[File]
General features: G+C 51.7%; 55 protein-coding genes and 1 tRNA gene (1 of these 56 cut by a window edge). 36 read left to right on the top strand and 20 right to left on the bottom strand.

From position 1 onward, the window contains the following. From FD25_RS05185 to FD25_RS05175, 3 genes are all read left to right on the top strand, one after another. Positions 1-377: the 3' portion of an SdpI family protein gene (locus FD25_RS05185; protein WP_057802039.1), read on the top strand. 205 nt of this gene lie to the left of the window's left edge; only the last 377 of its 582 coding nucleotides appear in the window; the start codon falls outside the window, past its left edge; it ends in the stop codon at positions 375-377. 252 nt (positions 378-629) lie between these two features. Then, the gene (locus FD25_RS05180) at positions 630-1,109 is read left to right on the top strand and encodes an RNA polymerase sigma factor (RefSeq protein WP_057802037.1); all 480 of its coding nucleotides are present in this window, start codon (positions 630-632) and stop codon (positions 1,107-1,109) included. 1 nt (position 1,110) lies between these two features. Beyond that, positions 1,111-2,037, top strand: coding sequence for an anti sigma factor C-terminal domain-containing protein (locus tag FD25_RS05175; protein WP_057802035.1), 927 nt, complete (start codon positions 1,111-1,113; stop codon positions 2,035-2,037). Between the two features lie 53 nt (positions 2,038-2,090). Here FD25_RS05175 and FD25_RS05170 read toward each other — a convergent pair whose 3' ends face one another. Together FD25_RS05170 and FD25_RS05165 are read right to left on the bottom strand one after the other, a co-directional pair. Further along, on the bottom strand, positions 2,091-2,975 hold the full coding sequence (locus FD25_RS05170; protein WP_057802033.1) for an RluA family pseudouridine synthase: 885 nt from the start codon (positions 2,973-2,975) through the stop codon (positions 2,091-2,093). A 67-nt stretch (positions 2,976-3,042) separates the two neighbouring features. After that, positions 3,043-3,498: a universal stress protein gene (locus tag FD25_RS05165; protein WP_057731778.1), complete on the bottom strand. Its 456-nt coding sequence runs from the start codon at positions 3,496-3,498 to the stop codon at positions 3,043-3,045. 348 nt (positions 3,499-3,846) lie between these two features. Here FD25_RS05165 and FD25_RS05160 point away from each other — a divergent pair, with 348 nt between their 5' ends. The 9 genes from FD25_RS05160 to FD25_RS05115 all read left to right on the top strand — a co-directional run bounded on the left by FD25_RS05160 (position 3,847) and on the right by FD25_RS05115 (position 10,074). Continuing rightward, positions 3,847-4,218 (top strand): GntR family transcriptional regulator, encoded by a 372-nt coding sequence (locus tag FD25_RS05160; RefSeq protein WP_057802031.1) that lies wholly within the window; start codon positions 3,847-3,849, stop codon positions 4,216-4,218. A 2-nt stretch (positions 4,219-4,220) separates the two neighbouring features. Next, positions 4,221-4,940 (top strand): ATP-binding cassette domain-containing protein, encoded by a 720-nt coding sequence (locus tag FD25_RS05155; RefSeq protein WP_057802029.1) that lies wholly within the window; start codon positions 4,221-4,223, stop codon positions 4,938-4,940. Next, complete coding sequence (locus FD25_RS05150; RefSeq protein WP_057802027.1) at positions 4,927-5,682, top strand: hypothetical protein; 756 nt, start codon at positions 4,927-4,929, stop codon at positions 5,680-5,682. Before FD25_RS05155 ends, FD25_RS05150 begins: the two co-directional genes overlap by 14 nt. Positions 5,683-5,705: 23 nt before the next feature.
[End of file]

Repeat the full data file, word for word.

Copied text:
General features: G+C 51.7%; 55 protein-coding genes and 1 tRNA gene (1 of these 56 cut by a window edge). 36 read left to right on the top strand and 20 right to left on the bottom strand.

From position 1 onward, the window contains the following. From FD25_RS05185 to FD25_RS05175, 3 genes are all read left to right on the top strand, one after another. Positions 1-377: the 3' portion of an SdpI family protein gene (locus FD25_RS05185; protein WP_057802039.1), read on the top strand. 205 nt of this gene lie to the left of the window's left edge; only the last 377 of its 582 coding nucleotides appear in the window; the start codon falls outside the window, past its left edge; it ends in the stop codon at positions 375-377. 252 nt (positions 378-629) lie between these two features. Then, the gene (locus FD25_RS05180) at positions 630-1,109 is read left to right on the top strand and encodes an RNA polymerase sigma factor (RefSeq protein WP_057802037.1); all 480 of its coding nucleotides are present in this window, start codon (positions 630-632) and stop codon (positions 1,107-1,109) included. 1 nt (position 1,110) lies between these two features. Beyond that, positions 1,111-2,037, top strand: coding sequence for an anti sigma factor C-terminal domain-containing protein (locus tag FD25_RS05175; protein WP_057802035.1), 927 nt, complete (start codon positions 1,111-1,113; stop codon positions 2,035-2,037). Between the two features lie 53 nt (positions 2,038-2,090). Here FD25_RS05175 and FD25_RS05170 read toward each other — a convergent pair whose 3' ends face one another. Together FD25_RS05170 and FD25_RS05165 are read right to left on the bottom strand one after the other, a co-directional pair. Further along, on the bottom strand, positions 2,091-2,975 hold the full coding sequence (locus FD25_RS05170; protein WP_057802033.1) for an RluA family pseudouridine synthase: 885 nt from the start codon (positions 2,973-2,975) through the stop codon (positions 2,091-2,093). A 67-nt stretch (positions 2,976-3,042) separates the two neighbouring features. After that, positions 3,043-3,498: a universal stress protein gene (locus tag FD25_RS05165; protein WP_057731778.1), complete on the bottom strand. Its 456-nt coding sequence runs from the start codon at positions 3,496-3,498 to the stop codon at positions 3,043-3,045. 348 nt (positions 3,499-3,846) lie between these two features. Here FD25_RS05165 and FD25_RS05160 point away from each other — a divergent pair, with 348 nt between their 5' ends. The 9 genes from FD25_RS05160 to FD25_RS05115 all read left to right on the top strand — a co-directional run bounded on the left by FD25_RS05160 (position 3,847) and on the right by FD25_RS05115 (position 10,074). Continuing rightward, positions 3,847-4,218 (top strand): GntR family transcriptional regulator, encoded by a 372-nt coding sequence (locus tag FD25_RS05160; RefSeq protein WP_057802031.1) that lies wholly within the window; start codon positions 3,847-3,849, stop codon positions 4,216-4,218. A 2-nt stretch (positions 4,219-4,220) separates the two neighbouring features. Next, positions 4,221-4,940 (top strand): ATP-binding cassette domain-containing protein, encoded by a 720-nt coding sequence (locus tag FD25_RS05155; RefSeq protein WP_057802029.1) that lies wholly within the window; start codon positions 4,221-4,223, stop codon positions 4,938-4,940. Next, complete coding sequence (locus FD25_RS05150; RefSeq protein WP_057802027.1) at positions 4,927-5,682, top strand: hypothetical protein; 756 nt, start codon at positions 4,927-4,929, stop codon at positions 5,680-5,682. Before FD25_RS05155 ends, FD25_RS05150 begins: the two co-directional genes overlap by 14 nt. Positions 5,683-5,705: 23 nt before the next feature.